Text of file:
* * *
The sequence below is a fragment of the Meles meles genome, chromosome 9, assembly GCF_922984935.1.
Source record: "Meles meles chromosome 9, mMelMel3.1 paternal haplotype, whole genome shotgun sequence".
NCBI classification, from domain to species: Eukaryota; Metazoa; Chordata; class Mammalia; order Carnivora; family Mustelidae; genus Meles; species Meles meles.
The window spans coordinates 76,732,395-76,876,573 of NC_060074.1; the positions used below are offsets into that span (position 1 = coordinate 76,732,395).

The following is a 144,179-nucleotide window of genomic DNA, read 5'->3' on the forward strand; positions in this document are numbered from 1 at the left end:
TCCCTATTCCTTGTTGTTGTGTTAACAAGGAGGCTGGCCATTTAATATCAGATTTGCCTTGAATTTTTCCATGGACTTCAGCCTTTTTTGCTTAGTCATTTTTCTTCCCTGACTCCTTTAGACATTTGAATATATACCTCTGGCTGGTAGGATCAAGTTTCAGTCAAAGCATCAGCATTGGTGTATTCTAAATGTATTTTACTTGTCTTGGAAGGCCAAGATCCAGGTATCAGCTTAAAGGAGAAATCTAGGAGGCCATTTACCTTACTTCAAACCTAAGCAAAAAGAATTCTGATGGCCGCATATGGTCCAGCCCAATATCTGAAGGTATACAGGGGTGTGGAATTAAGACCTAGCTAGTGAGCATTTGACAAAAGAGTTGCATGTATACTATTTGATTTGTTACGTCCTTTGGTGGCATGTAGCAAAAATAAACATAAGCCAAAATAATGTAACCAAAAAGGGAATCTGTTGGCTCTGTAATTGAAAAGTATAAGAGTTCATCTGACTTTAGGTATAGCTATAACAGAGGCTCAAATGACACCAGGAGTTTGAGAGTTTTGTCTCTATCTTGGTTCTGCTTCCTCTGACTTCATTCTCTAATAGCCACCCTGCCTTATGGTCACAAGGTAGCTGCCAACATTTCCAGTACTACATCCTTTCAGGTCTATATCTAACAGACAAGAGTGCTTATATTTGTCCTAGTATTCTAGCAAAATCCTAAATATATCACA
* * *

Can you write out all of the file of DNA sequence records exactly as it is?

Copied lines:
The sequence below is a fragment of the Meles meles genome, chromosome 9, assembly GCF_922984935.1.
Source record: "Meles meles chromosome 9, mMelMel3.1 paternal haplotype, whole genome shotgun sequence".
NCBI classification, from domain to species: Eukaryota; Metazoa; Chordata; class Mammalia; order Carnivora; family Mustelidae; genus Meles; species Meles meles.
The window spans coordinates 76,732,395-76,876,573 of NC_060074.1; the positions used below are offsets into that span (position 1 = coordinate 76,732,395).

The following is a 144,179-nucleotide window of genomic DNA, read 5'->3' on the forward strand; positions in this document are numbered from 1 at the left end:
TCCCTATTCCTTGTTGTTGTGTTAACAAGGAGGCTGGCCATTTAATATCAGATTTGCCTTGAATTTTTCCATGGACTTCAGCCTTTTTTGCTTAGTCATTTTTCTTCCCTGACTCCTTTAGACATTTGAATATATACCTCTGGCTGGTAGGATCAAGTTTCAGTCAAAGCATCAGCATTGGTGTATTCTAAATGTATTTTACTTGTCTTGGAAGGCCAAGATCCAGGTATCAGCTTAAAGGAGAAATCTAGGAGGCCATTTACCTTACTTCAAACCTAAGCAAAAAGAATTCTGATGGCCGCATATGGTCCAGCCCAATATCTGAAGGTATACAGGGGTGTGGAATTAAGACCTAGCTAGTGAGCATTTGACAAAAGAGTTGCATGTATACTATTTGATTTGTTACGTCCTTTGGTGGCATGTAGCAAAAATAAACATAAGCCAAAATAATGTAACCAAAAAGGGAATCTGTTGGCTCTGTAATTGAAAAGTATAAGAGTTCATCTGACTTTAGGTATAGCTATAACAGAGGCTCAAATGACACCAGGAGTTTGAGAGTTTTGTCTCTATCTTGGTTCTGCTTCCTCTGACTTCATTCTCTAATAGCCACCCTGCCTTATGGTCACAAGGTAGCTGCCAACATTTCCAGTACTACATCCTTTCAGGTCTATATCTAACAGACAAGAGTGCTTATATTTGTCCTAGTATTCTAGCAAAATCCTAAATATATCACA